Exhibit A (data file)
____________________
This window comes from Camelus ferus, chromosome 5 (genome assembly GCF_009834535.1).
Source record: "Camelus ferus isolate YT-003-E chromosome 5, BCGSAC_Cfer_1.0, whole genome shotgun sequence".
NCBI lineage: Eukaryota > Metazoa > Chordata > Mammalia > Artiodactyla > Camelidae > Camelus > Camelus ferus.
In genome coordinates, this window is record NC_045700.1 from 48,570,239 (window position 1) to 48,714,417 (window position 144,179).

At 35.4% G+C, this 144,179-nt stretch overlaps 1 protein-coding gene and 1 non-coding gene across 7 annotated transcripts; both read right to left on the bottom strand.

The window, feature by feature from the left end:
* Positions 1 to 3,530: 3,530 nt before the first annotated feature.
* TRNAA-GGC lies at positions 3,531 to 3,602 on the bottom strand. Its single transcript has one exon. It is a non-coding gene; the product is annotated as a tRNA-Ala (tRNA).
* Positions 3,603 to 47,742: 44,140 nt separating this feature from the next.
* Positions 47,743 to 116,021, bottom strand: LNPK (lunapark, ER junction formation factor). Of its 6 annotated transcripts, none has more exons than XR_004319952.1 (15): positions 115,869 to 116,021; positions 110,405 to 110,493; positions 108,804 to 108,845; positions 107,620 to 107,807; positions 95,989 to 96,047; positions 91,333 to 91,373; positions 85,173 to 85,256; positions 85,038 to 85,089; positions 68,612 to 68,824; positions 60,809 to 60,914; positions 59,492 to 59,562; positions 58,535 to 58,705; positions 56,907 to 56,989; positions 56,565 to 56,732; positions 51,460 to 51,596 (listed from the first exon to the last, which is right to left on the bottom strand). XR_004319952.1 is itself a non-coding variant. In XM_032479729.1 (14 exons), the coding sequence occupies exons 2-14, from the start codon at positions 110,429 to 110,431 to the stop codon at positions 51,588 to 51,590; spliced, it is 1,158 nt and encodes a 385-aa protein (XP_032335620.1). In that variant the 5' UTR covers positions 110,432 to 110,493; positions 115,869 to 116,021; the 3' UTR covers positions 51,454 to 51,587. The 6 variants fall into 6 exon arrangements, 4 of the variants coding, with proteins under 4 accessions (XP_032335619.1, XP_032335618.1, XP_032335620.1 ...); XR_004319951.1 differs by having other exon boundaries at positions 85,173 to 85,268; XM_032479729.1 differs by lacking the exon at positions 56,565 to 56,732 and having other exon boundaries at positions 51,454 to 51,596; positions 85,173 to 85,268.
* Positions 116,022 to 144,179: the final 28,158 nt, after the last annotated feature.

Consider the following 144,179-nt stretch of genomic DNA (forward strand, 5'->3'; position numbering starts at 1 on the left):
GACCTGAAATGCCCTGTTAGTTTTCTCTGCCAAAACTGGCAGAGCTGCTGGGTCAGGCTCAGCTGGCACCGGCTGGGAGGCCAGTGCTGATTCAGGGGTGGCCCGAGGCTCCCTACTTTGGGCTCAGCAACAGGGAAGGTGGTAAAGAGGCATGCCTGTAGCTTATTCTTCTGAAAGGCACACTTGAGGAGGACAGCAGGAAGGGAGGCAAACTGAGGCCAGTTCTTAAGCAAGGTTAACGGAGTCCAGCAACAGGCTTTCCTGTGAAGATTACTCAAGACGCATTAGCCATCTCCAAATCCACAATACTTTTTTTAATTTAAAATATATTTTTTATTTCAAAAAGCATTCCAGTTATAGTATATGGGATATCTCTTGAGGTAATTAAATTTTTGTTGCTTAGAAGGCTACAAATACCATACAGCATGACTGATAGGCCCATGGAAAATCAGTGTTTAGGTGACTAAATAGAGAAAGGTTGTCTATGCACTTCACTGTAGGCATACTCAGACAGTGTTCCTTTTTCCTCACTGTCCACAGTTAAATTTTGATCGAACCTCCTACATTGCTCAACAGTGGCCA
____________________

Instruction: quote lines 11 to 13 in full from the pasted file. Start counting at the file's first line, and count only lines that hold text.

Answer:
* Positions 116,022 to 144,179: the final 28,158 nt, after the last annotated feature.

Consider the following 144,179-nt stretch of genomic DNA (forward strand, 5'->3'; position numbering starts at 1 on the left):
GACCTGAAATGCCCTGTTAGTTTTCTCTGCCAAAACTGGCAGAGCTGCTGGGTCAGGCTCAGCTGGCACCGGCTGGGAGGCCAGTGCTGATTCAGGGGTGGCCCGAGGCTCCCTACTTTGGGCTCAGCAACAGGGAAGGTGGTAAAGAGGCATGCCTGTAGCTTATTCTTCTGAAAGGCACACTTGAGGAGGACAGCAGGAAGGGAGGCAAACTGAGGCCAGTTCTTAAGCAAGGTTAACGGAGTCCAGCAACAGGCTTTCCTGTGAAGATTACTCAAGACGCATTAGCCATCTCCAAATCCACAATACTTTTTTTAATTTAAAATATATTTTTTATTTCAAAAAGCATTCCAGTTATAGTATATGGGATATCTCTTGAGGTAATTAAATTTTTGTTGCTTAGAAGGCTACAAATACCATACAGCATGACTGATAGGCCCATGGAAAATCAGTGTTTAGGTGACTAAATAGAGAAAGGTTGTCTATGCACTTCACTGTAGGCATACTCAGACAGTGTTCCTTTTTCCTCACTGTCCACAGTTAAATTTTGATCGAACCTCCTACATTGCTCAACAGTGGCCA